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Endophytic bacteria as biocontrol agents of Moniliophthora roreri, a cacao (Theobroma cacao) pathogen

Pedro Jiménez: Universidad Militar Nueva Granada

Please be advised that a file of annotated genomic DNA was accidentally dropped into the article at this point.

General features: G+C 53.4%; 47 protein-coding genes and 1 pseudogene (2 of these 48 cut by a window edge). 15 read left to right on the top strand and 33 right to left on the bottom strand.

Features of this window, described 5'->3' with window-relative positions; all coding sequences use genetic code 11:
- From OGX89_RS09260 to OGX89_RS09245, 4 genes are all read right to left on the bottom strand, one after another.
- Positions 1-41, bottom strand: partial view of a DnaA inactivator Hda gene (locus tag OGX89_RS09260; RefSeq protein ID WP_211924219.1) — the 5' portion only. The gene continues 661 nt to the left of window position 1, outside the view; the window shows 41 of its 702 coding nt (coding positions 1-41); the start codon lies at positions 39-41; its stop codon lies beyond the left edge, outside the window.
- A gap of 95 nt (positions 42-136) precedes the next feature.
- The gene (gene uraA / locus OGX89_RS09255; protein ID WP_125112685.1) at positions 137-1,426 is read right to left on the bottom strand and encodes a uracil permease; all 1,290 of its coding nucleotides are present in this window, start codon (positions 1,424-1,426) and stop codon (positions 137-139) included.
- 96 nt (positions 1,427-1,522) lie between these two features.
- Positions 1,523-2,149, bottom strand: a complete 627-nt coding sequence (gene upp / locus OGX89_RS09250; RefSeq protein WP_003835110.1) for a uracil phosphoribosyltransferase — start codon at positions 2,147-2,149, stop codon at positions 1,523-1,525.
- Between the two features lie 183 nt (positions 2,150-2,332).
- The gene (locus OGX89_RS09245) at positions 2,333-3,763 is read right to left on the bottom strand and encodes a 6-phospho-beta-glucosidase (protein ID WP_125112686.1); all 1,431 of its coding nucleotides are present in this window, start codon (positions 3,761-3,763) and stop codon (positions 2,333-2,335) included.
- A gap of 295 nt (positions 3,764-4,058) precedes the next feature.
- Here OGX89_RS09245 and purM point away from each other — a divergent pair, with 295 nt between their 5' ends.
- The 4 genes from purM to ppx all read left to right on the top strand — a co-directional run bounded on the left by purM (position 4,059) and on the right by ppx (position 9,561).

<div><em>Moniliophthora roreri</em>, the causal agent of frosty pod rot, is a great constraint for cacao (<em>Theobroma cacao</em>) production in Colombia. Since efforts to control this fungus have high environmental costs, alternatives such as the use of microorganisms in biological control schemes are needed. Therefore, this study aimed to assess the potential of cacao endophytic bacteria as biocontrol agents of this fungus. Endophytes were isolated from healthy cacao leaves at three farms in Cundinamarca, Colombia. A leaf was collected at each of three different positions on the trees (apical, medium high, and stem base), and all endophytes from each leaf were recovered. A total of 142 endophytic bacteria were isolated, screened <em>in vitro</em> for antagonism against <em>M. roreri,</em> and identified molecularly using the 16S rRNA region. Also, 2058 fungi were isolated, and fungal colonization increased with the leaf age (lower leaves rendered 54% of the isolated fungi). Contrary to fungi, apical leaves rendered the highest amount of bacterial isolates (44% of the total). Out of the 142 bacteria tested, 83 showed antagonism activity against <em>M. roreri,</em> with colonial growth inhibition greater than 60%. Those bacteria isolated from apical leaves produced the largest pathogen growth inhibition. The results of this study indicate that the community of endophytes changed with leaf age, and that most of the bacterial endophytes of cacao have biocontrol potential activity against <em>M. roreri</em>. Financed by Universidad Militar Nueva Granada Project: CIAS-2301.</div>